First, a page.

- Rustproofing. It may not be worth getting this done at the dealer unless you’re buying a used car. This is because many modern manufacturers will seal the car against wax and keep in under warranty for five to ten years.
- Fabric protection. Generally not worth it. You can buy fabric protector and do the job yourself for much cheaper than the dealer’s price.
- Paint protection. Much like fabric protection, you can do this yourself with a can of wax or have it done later for much less than what a dealer is offering.
- Extended warranty. New cars usually come with a manufacturer warranty, but if you’re buying a used car, opting for an extended dealer warranty can cover any unexpected expenses after your purchase.
- Prepaid maintenance plans. This depends on the car you’re buying. If you’re picking up a clunker or a car with an incomplete owner history, a prepaid maintenance plan may be worth the money. Otherwise, you might want to skip it.
- Extra tinting. Most cars come with some tinting, and it’s usually cheaper to have extra tinting done elsewhere.
- Extra insurance. Most policies, like GAP insurance, that are sold by dealers are usually unnecessary. Unless you’re prepared to pay a premium price for just in case, you may want to skip extra insurance.
- Headlight protectors and towbars. If you know the dealer is offering a good deal, go for it. Otherwise, it’s likely to have them installed aftermarket.
- Nitrogen inflation. Nitrogen inflation does have performance benefits, but you’re unlikely to notice. If you really want it, you can save money by having it done somewhere else.
An unsecured car loan can be a quick way to finance your next vehicle, but it comes with its own risks that you’ll need to understand before you borrow. Compare your rates and read up on personal loans so you can make the most informed decision.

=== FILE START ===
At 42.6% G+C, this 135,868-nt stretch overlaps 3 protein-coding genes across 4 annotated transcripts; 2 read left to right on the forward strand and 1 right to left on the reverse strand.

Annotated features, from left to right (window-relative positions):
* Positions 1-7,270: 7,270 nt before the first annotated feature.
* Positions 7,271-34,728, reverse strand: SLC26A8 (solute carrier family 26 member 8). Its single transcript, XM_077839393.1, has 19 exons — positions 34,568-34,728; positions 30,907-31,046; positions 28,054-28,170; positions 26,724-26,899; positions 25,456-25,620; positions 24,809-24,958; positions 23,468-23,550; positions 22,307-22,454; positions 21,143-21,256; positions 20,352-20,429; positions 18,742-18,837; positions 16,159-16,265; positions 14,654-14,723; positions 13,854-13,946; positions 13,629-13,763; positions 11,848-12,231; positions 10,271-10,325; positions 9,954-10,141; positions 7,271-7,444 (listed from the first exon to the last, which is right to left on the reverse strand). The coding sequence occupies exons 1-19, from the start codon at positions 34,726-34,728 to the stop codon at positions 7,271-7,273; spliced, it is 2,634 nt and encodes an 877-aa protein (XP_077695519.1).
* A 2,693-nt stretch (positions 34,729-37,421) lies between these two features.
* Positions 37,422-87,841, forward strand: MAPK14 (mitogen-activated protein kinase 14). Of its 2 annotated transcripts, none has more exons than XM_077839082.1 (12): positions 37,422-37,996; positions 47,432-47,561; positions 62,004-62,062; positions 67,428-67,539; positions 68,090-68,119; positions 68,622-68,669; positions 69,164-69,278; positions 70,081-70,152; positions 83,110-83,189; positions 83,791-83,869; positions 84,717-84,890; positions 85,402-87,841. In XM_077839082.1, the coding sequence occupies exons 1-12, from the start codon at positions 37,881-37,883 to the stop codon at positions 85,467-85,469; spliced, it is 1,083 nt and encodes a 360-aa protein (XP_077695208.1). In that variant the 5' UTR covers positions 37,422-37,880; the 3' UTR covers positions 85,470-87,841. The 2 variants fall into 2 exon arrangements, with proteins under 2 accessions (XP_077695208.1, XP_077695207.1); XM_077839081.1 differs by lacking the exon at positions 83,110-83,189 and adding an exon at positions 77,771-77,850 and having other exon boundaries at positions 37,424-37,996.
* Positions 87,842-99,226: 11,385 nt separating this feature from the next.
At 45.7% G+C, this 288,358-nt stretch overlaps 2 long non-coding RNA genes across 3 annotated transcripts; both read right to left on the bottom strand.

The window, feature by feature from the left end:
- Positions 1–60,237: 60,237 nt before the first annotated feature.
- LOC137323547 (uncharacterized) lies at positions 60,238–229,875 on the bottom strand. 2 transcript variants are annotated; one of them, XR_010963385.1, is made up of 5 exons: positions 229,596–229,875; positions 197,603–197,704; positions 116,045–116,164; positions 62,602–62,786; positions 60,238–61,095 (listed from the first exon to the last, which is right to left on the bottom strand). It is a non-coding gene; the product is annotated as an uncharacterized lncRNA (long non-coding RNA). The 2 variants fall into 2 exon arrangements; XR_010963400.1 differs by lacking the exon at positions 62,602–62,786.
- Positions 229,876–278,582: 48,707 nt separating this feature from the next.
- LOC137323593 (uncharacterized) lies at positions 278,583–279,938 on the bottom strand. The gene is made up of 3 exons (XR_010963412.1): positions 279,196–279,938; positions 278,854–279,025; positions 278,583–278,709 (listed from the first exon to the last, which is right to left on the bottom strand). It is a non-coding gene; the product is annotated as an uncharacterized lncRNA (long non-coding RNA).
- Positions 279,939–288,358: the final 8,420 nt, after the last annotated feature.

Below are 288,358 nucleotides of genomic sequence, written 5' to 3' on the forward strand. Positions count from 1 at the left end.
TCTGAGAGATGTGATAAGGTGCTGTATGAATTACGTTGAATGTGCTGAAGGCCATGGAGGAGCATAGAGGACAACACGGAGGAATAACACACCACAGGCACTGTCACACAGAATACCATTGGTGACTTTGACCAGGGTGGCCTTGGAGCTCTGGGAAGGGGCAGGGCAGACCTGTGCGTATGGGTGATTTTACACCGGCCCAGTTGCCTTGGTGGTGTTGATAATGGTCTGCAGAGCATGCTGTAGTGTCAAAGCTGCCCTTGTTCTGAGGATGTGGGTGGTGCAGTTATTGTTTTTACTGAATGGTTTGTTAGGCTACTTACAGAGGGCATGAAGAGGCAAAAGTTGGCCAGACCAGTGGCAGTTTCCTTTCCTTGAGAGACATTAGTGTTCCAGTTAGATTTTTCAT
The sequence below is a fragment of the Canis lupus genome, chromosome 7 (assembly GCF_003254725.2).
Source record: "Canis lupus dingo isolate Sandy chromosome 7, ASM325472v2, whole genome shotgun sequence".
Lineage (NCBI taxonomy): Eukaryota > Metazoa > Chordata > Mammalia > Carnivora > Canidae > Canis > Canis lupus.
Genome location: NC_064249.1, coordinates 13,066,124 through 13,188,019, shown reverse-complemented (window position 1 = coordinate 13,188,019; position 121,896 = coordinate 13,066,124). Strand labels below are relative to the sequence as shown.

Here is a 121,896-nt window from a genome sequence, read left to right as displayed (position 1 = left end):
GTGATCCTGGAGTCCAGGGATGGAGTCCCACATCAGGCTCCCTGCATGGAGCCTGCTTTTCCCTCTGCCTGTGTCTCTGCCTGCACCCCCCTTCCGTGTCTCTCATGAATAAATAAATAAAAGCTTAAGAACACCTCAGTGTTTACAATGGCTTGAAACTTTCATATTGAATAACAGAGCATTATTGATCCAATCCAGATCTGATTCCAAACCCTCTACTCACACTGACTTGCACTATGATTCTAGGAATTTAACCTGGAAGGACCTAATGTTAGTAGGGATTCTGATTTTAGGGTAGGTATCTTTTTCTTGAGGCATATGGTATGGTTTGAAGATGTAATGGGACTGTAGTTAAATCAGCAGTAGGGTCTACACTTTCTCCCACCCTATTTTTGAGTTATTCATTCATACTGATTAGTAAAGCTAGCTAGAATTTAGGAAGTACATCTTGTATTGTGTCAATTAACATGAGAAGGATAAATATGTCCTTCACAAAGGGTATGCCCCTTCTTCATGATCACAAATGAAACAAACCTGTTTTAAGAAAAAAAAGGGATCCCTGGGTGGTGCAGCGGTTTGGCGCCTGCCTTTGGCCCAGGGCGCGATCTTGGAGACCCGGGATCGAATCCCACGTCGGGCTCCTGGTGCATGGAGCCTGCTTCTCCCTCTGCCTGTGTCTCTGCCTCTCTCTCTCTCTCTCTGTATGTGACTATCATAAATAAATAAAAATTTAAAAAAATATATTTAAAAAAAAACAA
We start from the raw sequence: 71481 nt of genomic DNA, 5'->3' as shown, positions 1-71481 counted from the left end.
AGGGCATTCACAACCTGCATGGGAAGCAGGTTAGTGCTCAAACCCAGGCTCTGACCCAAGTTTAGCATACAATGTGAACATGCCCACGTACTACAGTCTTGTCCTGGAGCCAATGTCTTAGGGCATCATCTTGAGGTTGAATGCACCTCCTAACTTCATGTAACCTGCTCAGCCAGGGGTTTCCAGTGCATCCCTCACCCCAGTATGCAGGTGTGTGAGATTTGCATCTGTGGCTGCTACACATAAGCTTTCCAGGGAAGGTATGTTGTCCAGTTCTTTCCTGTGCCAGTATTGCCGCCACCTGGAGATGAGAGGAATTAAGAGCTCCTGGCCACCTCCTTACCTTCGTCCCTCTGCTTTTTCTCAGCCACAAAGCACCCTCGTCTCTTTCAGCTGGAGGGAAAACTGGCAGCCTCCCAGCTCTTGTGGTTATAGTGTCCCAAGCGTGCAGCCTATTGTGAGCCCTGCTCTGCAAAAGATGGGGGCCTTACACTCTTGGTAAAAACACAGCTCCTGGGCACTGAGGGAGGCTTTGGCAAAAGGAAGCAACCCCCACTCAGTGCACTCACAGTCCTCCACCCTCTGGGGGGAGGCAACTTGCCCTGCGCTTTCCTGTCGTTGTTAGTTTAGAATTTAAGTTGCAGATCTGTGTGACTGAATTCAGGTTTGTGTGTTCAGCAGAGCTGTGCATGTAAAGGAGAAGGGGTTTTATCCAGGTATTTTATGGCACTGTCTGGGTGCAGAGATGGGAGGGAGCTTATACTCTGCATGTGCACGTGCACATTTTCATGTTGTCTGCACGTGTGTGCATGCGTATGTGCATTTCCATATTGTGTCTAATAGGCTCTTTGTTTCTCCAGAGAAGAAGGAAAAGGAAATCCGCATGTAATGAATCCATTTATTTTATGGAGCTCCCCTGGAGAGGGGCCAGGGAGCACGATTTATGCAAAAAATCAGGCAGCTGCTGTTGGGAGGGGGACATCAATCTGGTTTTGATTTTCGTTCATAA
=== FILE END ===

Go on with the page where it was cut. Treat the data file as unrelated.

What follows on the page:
If you’re interested in a traditional auto loan secured by your vehicle purchase, you can visit our page on secured car loans compare lenders.
Frequently asked questions
Image source: Shutterstock
More guides on Finder
How to finance water storage tanks
Options for everything from small tanks that fit under your sink to complicated underground installations.
Sound Community Bank loans review
Online business and personal loans for the Puget Sound area of Washington State.
Morton Community Bank loans review
Also known as Hometown Community Bank, this Illinois lender offers programs tailored to local businesses.
Riverview Community Bank loans review
This small bank serves small and midsized businesses in Southwest WA and Portland, OR.
Is now a good time to buy a car? 5 ways COVID-19 may have helped you
Navigate car deals and a wavering market if you’re buying a ride during the coronavirus.
First State Community Bank loans review
Agriculture loans, real estate financing and more from this Eastern Missouri lender.
LoanStar title loans review
This lender is transparent about fees — but still a risky choice.
I got an email saying to sign up for IDR on my student loans. Is it really a good idea?
We break down why it might not be a good idea for all borrowers.
Community Trust Bank loans review
This Kentucky-based local lender offers a variety of business loans and specializes in SBA lending.
Community Bank N.A. loans review
A relatively high-tech community bank with over 240 branches.
Ask an Expert